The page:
Ingredients and Equipment Needed

To embark on your beef tallow adventure, gather the following:

  • Fat from a cow or steer (preferably grass-fed)
  • A very sharp knife and cutting board (or a grinder for quicker rendering)
  • A crockpot or large stock pot
  • A fine mesh strainer
  • Cheesecloth
  • Glass jars or food-grade buckets for storage
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Step-by-Step Guide to Rendering Beef Tallow

Preparing the Fat

Begin by cutting the fat into small chunks to expedite the rendering process. Don’t discard the kidneys! You can make kidney dog treats or feed them to your chickens, ensuring nothing goes to waste. If you prefer, you can also use a grinder to process the fat more quickly. Just remember to wrap the grinder’s nozzle with an ice pack to prevent melting.

Beef fat being ground in a grinder

Adding Fat to the Crockpot (or Stock Pot)

Using a crockpot is a convenient way to render beef fat, but a stock pot can also be used on very low heat. Whichever method you choose, keep the lid off during the process. Fill the crockpot or stock pot without overfilling it, as the fat will melt down and reduce in volume.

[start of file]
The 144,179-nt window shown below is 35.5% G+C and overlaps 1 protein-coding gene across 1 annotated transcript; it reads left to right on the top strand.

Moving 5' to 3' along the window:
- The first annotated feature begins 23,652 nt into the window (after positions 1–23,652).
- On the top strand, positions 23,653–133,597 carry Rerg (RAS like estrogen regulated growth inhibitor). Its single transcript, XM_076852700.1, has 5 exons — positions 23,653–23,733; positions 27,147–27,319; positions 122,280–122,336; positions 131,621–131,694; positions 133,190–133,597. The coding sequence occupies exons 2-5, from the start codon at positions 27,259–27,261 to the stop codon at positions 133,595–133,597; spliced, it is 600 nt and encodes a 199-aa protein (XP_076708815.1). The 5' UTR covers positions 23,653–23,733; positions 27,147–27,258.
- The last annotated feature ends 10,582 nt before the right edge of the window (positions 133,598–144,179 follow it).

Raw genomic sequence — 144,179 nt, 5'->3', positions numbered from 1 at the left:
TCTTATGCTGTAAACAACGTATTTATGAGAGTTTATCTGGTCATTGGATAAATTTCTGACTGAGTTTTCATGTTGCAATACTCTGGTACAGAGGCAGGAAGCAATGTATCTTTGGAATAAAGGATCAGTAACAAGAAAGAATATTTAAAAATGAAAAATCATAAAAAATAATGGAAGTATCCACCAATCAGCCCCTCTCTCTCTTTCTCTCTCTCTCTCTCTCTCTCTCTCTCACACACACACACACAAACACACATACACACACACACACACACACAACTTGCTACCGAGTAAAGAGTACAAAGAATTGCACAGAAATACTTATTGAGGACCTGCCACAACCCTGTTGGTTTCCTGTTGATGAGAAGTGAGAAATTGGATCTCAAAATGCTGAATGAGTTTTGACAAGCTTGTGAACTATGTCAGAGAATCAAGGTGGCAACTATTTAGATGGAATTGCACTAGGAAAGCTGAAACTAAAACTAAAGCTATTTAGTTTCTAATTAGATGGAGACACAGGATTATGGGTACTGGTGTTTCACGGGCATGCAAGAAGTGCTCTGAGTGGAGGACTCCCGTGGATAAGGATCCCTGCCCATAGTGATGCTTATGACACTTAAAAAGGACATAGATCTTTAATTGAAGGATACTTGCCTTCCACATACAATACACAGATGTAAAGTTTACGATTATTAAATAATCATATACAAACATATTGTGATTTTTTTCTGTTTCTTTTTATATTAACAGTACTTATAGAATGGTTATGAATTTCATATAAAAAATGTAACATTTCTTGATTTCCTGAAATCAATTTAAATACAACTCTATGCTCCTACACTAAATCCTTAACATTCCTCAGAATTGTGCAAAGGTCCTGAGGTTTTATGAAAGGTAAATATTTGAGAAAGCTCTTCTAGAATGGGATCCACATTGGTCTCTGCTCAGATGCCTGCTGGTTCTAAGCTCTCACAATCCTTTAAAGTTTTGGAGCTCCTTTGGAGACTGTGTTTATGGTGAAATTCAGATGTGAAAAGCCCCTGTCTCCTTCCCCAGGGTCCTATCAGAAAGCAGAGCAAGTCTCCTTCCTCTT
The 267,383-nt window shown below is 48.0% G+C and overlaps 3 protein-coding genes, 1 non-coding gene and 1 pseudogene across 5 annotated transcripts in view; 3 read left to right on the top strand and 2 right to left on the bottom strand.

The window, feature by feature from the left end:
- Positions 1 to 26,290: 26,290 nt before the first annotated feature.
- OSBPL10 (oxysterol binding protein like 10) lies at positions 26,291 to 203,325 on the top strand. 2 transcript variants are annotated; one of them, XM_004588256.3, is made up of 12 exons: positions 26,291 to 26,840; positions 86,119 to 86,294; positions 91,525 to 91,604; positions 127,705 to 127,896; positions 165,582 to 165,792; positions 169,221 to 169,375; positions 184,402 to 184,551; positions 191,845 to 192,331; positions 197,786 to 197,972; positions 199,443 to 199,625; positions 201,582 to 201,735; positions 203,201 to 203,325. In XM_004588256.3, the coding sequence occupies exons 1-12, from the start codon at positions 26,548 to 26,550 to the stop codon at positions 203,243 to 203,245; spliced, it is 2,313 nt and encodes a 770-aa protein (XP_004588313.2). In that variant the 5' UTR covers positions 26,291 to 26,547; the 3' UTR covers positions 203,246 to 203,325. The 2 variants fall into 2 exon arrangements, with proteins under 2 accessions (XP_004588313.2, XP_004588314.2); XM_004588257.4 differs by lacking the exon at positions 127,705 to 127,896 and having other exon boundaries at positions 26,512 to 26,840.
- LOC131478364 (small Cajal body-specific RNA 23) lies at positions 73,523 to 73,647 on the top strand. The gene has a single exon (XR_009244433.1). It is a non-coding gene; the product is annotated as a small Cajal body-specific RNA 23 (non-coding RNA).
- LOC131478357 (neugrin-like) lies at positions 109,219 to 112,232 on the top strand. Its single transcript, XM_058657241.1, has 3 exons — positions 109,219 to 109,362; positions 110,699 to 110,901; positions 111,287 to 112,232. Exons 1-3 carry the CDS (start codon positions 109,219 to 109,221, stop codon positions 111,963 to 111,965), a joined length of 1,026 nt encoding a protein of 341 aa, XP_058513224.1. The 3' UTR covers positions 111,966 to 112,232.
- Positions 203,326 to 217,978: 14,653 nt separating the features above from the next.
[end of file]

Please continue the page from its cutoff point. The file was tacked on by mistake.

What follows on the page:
Low and Slow Heat

To achieve the best results, use low heat. A crockpot is perfect for this task. If using a stove, set it to low heat and allow the fat to lightly simmer. Avoid boiling the fat; it should only bubble occasionally. If the fat starts to boil, reduce the heat and stir it well.

Patience is Key

Rendering beef tallow takes time, especially if you have larger chunks of fat. For a 6-quart crockpot full of fat, the process can take around 5 hours. As the fat renders, you’ll notice meat bits and impurities floating around the pan. This is normal, so don’t worry. Just be patient and let the magic happen.

Straining the Fat

For a pure and smooth tallow, double-strain the rendered fat. First, use a mesh strainer to remove any large impurities. Then, strain the fat again through a piece of cheesecloth, paper towel, or coffee filter to remove fine impurities. This extra step ensures a pristine final product.

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Cooling, Storing, and Enjoying

Once you’ve strained the tallow, pour it into your preferred storage containers. While still hot, you can use it as a liquid, but as it cools to room temperature, it will solidify into a white, hard fat (harder than lard). Technically, tallow is shelf-stable if stored in a dark, airtight container. For longer shelf life, refrigerate or freeze unused portions. Keep in mind that frozen tallow can be challenging to break up, so consider storing a smaller jar at room temperature for easy access.

If you’re ready to reconnect with your food and explore the heritage way of life, join over 40,000 like-minded individuals in our Facebook group, The Self Sufficient Life.

Now, it’s time to embark on your beef tallow journey and discover the joys of rendering your own traditional fat. Happy cooking!